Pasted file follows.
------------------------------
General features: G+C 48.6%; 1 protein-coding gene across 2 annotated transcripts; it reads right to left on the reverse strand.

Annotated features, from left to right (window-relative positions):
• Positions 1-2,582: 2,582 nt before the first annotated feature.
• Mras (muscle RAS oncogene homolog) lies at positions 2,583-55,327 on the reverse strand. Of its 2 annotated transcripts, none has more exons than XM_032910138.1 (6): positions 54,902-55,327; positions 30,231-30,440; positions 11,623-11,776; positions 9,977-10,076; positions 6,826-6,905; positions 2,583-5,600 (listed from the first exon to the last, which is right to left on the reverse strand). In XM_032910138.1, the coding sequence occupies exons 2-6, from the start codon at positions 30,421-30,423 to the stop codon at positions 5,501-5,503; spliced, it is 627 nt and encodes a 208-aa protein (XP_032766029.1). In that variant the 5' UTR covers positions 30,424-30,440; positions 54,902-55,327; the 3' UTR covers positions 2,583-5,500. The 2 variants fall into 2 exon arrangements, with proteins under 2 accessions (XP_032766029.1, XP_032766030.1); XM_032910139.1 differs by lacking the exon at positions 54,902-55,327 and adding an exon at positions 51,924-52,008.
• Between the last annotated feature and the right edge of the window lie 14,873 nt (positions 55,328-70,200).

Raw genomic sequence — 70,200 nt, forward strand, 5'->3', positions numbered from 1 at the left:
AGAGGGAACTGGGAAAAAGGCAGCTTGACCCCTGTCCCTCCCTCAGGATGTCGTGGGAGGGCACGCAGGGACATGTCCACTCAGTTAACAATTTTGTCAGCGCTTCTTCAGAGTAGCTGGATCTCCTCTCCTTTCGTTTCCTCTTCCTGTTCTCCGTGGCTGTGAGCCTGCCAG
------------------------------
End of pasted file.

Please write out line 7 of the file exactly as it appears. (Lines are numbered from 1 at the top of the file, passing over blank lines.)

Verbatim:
AGAGGGAACTGGGAAAAAGGCAGCTTGACCCCTGTCCCTCCCTCAGGATGTCGTGGGAGGGCACGCAGGGACATGTCCACTCAGTTAACAATTTTGTCAGCGCTTCTTCAGAGTAGCTGGATCTCCTCTCCTTTCGTTTCCTCTTCCTGTTCTCCGTGGCTGTGAGCCTGCCAG